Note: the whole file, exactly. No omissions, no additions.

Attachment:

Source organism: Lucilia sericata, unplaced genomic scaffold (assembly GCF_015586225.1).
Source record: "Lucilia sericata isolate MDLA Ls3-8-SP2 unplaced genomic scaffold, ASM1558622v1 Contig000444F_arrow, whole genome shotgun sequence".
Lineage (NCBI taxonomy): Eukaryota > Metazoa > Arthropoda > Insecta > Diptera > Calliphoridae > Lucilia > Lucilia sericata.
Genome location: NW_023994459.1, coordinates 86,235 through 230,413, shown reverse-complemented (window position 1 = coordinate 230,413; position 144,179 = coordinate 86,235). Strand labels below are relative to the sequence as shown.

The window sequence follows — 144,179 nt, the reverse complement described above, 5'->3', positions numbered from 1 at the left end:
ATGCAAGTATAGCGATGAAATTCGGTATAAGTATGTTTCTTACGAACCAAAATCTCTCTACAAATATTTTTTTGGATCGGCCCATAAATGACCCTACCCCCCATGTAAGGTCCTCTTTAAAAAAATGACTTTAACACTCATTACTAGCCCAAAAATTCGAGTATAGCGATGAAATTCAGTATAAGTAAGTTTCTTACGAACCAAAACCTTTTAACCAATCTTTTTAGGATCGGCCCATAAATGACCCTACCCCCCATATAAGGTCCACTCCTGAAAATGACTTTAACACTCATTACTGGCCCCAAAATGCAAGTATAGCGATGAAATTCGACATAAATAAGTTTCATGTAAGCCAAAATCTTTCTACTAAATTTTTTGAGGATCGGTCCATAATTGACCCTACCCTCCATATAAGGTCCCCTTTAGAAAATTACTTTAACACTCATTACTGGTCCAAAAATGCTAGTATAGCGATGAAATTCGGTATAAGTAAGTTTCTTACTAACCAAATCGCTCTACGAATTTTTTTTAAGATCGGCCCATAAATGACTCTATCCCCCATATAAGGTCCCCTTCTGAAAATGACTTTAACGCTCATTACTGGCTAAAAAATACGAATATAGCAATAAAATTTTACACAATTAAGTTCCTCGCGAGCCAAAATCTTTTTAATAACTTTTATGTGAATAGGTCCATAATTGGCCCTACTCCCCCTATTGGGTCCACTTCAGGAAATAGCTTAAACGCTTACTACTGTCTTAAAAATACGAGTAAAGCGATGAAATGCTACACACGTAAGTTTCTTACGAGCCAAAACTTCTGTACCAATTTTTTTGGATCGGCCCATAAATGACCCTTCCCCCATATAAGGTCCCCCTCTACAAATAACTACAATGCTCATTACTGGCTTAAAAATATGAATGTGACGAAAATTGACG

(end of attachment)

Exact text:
Source organism: Lucilia sericata, unplaced genomic scaffold (assembly GCF_015586225.1).
Source record: "Lucilia sericata isolate MDLA Ls3-8-SP2 unplaced genomic scaffold, ASM1558622v1 Contig000444F_arrow, whole genome shotgun sequence".
Lineage (NCBI taxonomy): Eukaryota > Metazoa > Arthropoda > Insecta > Diptera > Calliphoridae > Lucilia > Lucilia sericata.
Genome location: NW_023994459.1, coordinates 86,235 through 230,413, shown reverse-complemented (window position 1 = coordinate 230,413; position 144,179 = coordinate 86,235). Strand labels below are relative to the sequence as shown.

The window sequence follows — 144,179 nt, the reverse complement described above, 5'->3', positions numbered from 1 at the left end:
ATGCAAGTATAGCGATGAAATTCGGTATAAGTATGTTTCTTACGAACCAAAATCTCTCTACAAATATTTTTTTGGATCGGCCCATAAATGACCCTACCCCCCATGTAAGGTCCTCTTTAAAAAAATGACTTTAACACTCATTACTAGCCCAAAAATTCGAGTATAGCGATGAAATTCAGTATAAGTAAGTTTCTTACGAACCAAAACCTTTTAACCAATCTTTTTAGGATCGGCCCATAAATGACCCTACCCCCCATATAAGGTCCACTCCTGAAAATGACTTTAACACTCATTACTGGCCCCAAAATGCAAGTATAGCGATGAAATTCGACATAAATAAGTTTCATGTAAGCCAAAATCTTTCTACTAAATTTTTTGAGGATCGGTCCATAATTGACCCTACCCTCCATATAAGGTCCCCTTTAGAAAATTACTTTAACACTCATTACTGGTCCAAAAATGCTAGTATAGCGATGAAATTCGGTATAAGTAAGTTTCTTACTAACCAAATCGCTCTACGAATTTTTTTTAAGATCGGCCCATAAATGACTCTATCCCCCATATAAGGTCCCCTTCTGAAAATGACTTTAACGCTCATTACTGGCTAAAAAATACGAATATAGCAATAAAATTTTACACAATTAAGTTCCTCGCGAGCCAAAATCTTTTTAATAACTTTTATGTGAATAGGTCCATAATTGGCCCTACTCCCCCTATTGGGTCCACTTCAGGAAATAGCTTAAACGCTTACTACTGTCTTAAAAATACGAGTAAAGCGATGAAATGCTACACACGTAAGTTTCTTACGAGCCAAAACTTCTGTACCAATTTTTTTGGATCGGCCCATAAATGACCCTTCCCCCATATAAGGTCCCCCTCTACAAATAACTACAATGCTCATTACTGGCTTAAAAATATGAATGTGACGAAAATTGACG